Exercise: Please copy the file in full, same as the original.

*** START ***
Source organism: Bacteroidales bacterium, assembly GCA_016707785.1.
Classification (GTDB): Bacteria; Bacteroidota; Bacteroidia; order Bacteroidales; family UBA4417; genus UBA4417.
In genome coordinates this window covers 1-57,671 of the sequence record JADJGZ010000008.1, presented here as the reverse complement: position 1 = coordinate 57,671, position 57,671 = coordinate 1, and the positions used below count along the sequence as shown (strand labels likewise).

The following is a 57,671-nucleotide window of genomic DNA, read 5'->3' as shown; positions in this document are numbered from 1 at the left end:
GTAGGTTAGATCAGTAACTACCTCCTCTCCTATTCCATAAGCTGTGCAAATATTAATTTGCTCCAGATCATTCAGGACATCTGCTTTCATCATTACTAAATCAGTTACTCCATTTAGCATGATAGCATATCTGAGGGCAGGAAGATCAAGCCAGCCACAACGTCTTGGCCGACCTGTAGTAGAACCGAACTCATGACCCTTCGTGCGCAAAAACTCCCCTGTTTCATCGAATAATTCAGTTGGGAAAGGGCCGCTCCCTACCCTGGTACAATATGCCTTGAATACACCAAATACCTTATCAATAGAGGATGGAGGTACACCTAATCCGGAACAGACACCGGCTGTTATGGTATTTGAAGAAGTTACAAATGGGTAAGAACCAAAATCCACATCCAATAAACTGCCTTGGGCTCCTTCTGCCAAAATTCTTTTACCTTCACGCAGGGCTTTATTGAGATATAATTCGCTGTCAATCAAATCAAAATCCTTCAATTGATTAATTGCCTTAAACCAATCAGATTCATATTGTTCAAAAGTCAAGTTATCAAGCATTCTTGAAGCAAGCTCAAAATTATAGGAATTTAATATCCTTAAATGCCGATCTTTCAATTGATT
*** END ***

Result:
Source organism: Bacteroidales bacterium, assembly GCA_016707785.1.
Classification (GTDB): Bacteria; Bacteroidota; Bacteroidia; order Bacteroidales; family UBA4417; genus UBA4417.
In genome coordinates this window covers 1-57,671 of the sequence record JADJGZ010000008.1, presented here as the reverse complement: position 1 = coordinate 57,671, position 57,671 = coordinate 1, and the positions used below count along the sequence as shown (strand labels likewise).

The following is a 57,671-nucleotide window of genomic DNA, read 5'->3' as shown; positions in this document are numbered from 1 at the left end:
GTAGGTTAGATCAGTAACTACCTCCTCTCCTATTCCATAAGCTGTGCAAATATTAATTTGCTCCAGATCATTCAGGACATCTGCTTTCATCATTACTAAATCAGTTACTCCATTTAGCATGATAGCATATCTGAGGGCAGGAAGATCAAGCCAGCCACAACGTCTTGGCCGACCTGTAGTAGAACCGAACTCATGACCCTTCGTGCGCAAAAACTCCCCTGTTTCATCGAATAATTCAGTTGGGAAAGGGCCGCTCCCTACCCTGGTACAATATGCCTTGAATACACCAAATACCTTATCAATAGAGGATGGAGGTACACCTAATCCGGAACAGACACCGGCTGTTATGGTATTTGAAGAAGTTACAAATGGGTAAGAACCAAAATCCACATCCAATAAACTGCCTTGGGCTCCTTCTGCCAAAATTCTTTTACCTTCACGCAGGGCTTTATTGAGATATAATTCGCTGTCAATCAAATCAAAATCCTTCAATTGATTAATTGCCTTAAACCAATCAGATTCATATTGTTCAAAAGTCAAGTTATCAAGCATTCTTGAAGCAAGCTCAAAATTATAGGAATTTAATATCCTTAAATGCCGATCTTTCAATTGATT